Monday, September 26, 2016

Robotics Update - Fall of 2016

Having decided that in retirement I would take a pass on golf, yoga and buying an RV I instead am devoting my efforts to teaching robotics.  So, you might ask, "How's that workin' out?"

As it happens the World contains multiple opportunities for a person with atypical interests and abilities....who is willing to work for free.

Fall of 2016 finds me with variable levels of involvement in three different programs.  In ascending order of complexity they are:

1. FIRST Lego League.

This is the elementary/middle school program of FIRST Robotics.  The mechanical side of things is quite basic, the kids just snap together little plastic bits.  But there are things to be learned that way.  It is actually heavy on the programming side, of which I know little.  I probably should not count this one as I just had a look in an advisory role. 

The team meets in one of the odder work spaces I have been in.  It is a converted racquet ball court.  Frankly I find it disconcerting.  Stark flourescent lighting and horrible acoustics thanks to the very high ceilings.

Legos were deployed.  The little programmable computer seems to work but needed new batteries.

2.  The ongoing Middle School program.

Is it really year 16 of this?  This year's crop looks promising.  Some are annoying and a bit disruptive.  That is often the case with pre-teens after a long day in school.  I have found that the students with the most up side in terms of what they can accomplish often are a bit more of a pain in the rear than the average kids.  So....patience.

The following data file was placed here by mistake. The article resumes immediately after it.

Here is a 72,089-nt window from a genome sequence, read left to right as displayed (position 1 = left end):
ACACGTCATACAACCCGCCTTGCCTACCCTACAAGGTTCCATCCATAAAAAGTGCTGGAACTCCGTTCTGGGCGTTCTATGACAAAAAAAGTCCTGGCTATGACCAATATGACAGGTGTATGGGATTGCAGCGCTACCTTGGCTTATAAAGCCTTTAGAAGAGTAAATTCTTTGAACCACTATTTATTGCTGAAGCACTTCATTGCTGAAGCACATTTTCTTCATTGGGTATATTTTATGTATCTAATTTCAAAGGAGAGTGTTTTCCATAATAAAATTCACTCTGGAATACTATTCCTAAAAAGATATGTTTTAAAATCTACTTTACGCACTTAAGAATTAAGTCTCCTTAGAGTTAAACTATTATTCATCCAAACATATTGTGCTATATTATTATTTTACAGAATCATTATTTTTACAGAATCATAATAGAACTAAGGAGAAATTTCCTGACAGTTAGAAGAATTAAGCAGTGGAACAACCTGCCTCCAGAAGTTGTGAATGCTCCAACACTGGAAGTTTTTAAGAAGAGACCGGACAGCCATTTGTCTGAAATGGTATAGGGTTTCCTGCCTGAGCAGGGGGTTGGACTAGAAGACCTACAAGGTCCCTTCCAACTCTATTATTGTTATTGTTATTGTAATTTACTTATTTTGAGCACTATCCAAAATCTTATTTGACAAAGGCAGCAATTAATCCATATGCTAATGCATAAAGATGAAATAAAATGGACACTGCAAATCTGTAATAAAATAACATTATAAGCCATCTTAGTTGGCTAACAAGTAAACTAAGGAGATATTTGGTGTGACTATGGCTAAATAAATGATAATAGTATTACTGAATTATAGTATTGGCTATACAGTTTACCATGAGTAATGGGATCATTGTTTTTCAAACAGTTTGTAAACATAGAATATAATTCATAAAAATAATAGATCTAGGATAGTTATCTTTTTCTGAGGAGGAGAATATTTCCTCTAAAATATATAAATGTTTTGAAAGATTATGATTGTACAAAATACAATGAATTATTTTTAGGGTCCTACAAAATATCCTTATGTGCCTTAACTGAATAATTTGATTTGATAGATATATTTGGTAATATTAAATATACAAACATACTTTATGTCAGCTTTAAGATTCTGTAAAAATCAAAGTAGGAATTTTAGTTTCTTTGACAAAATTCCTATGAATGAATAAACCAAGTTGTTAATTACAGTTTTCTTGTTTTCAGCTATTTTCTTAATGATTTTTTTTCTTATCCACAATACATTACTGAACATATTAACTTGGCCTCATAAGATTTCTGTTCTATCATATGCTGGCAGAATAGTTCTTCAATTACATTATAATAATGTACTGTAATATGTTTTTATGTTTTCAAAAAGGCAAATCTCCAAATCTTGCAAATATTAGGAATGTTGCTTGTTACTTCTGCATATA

Already this bunch has impressed me.  I detailed some of them to dismantle Barbie Jeep gearboxes and to both explain their workings and come up with a method of hacking them for more effective weaponization.  Darned if they did not come up with a novel and apparently workable idea....

On a trip to Axman Surplus I picked up several slabs of a dense, tough foam substance. Its the kind of stuff they make archery targets out of.  It looks to be a very good option for wheels.

Another revelation this year.  As I am learning Solidworks software why not work with the kids to design and 3D print parts for their robots?  The school has a nice 3D printer right down the hall. 

Here we are designing an adapter hub with a gearbox laid open in front of us.  The gearbox is covered in grease which is probably good for my micrometer but gets the keys on the laptop a little messy.

I consider this a transition year to some swell new tech and this could help a lot.  I suppose some joker will want to 3D the whole robot but my intent is to fabricate complicated hubs and perhaps servo holders.  This will translate over rather nicely to:

3. The High School FIRST team.

We only lost one member to graduation last year and expect to have the whole team back plus some new recruits.  As to what the Challenge will be this year, FIRST has put out another of their vague "teaser videos":

We won't find out the actual details until kickoff which is as it says, January 7, 2017.  But I have my suspicions.  Reading these teasers down to the last pixel is a FIRST tradition.  I am not going to give away my theory on what our robot will have to do but will instead offer a teasing clue of my own....


Stay tuned.

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